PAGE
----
Health reform and cognitive dissonance

Excellent summary of a recent talk given by Princeton’s Uwe Reinhardt. One interesting point the post brings up is health care for the poor, and how this is a legacy of racism:

The way we pay health care providers who take Medicaid patients illustrates just how conflicted we are. Doctors who treat these patients are paid much less then they would be if they were treading Medicare patients . . .

. . . Southern Congressmen refused to vote for the 1965 legislation that created both Medicare and Medicaid if physicians and hospitals were going to be paid as much to treat the poor as they were paid when treating the elderly. These Congressmen wanted to preserve medical apartheid (most Southerners over the age of 65 were white: a combination of poverty and a lack of healthcare ensured that few African-Americans lived that long).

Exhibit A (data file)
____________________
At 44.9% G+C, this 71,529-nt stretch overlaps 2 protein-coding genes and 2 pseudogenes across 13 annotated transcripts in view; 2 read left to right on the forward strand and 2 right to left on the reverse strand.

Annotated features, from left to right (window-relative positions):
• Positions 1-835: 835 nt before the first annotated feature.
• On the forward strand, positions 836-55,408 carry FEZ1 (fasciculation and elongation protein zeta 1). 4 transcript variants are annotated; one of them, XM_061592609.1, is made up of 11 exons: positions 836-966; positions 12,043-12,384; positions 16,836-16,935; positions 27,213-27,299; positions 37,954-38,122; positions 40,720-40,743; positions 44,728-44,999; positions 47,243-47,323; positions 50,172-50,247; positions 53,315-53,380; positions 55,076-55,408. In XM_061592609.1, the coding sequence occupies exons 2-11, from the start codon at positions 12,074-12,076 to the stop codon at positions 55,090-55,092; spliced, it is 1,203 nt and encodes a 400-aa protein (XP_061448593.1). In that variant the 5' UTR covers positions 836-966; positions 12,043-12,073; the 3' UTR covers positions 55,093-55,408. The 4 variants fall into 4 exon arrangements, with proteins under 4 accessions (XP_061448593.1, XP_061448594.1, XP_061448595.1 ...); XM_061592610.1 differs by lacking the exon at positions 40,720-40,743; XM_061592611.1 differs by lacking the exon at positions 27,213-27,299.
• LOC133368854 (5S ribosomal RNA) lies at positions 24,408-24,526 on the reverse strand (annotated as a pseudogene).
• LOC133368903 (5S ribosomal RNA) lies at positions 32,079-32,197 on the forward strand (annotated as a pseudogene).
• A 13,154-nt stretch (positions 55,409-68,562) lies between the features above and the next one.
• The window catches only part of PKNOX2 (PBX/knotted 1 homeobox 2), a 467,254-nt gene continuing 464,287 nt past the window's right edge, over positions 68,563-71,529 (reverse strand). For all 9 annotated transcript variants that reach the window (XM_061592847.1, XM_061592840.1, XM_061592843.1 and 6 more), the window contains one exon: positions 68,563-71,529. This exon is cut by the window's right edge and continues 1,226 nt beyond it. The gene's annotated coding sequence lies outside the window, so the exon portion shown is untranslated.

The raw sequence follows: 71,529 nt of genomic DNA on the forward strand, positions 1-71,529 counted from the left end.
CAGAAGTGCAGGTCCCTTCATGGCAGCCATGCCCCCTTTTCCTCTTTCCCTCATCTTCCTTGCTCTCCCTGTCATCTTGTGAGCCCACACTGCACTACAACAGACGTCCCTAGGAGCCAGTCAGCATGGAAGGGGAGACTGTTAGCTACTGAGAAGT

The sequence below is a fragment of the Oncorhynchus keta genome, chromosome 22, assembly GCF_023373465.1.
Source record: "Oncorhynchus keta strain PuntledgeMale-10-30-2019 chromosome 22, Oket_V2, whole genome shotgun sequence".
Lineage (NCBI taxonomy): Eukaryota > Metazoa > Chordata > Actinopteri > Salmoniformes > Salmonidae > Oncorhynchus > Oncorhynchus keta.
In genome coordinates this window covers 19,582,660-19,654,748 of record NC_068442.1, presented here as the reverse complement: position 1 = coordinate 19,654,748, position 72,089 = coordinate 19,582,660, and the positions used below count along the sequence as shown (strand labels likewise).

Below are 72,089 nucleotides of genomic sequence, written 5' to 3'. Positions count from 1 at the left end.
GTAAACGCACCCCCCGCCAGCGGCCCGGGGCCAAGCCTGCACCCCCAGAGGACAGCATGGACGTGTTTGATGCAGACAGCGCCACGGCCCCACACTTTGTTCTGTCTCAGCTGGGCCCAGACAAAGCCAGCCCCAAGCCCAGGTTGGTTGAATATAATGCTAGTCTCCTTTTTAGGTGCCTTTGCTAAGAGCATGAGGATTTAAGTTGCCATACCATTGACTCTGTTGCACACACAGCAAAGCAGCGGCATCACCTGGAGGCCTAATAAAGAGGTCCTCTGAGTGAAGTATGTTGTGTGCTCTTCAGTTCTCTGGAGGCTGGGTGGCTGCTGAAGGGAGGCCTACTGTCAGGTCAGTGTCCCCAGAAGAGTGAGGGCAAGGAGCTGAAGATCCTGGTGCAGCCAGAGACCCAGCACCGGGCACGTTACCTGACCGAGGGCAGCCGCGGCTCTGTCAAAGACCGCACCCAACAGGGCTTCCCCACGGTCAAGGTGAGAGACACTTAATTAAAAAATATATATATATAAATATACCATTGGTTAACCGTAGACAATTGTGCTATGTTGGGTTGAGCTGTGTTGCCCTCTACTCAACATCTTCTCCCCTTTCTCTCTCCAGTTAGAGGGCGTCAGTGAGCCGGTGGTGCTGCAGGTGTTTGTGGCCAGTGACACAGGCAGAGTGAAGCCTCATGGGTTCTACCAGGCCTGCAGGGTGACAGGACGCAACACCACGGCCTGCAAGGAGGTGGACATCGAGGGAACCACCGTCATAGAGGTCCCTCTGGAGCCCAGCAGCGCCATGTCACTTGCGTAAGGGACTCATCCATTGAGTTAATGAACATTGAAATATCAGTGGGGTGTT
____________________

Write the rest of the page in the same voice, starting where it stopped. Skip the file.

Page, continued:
Ultimately President Johnson had no choice but to cave to the legislators’ demands. What is both shameful and startling is that forty-three years later, this wrong still has not been righted.

As stated here before, the fundamental question of whether health care is a right needs to be answered before any type of major reform can hope to succeed.

Maybe, like Taiwan, this needs to be addressed by the Supreme Court.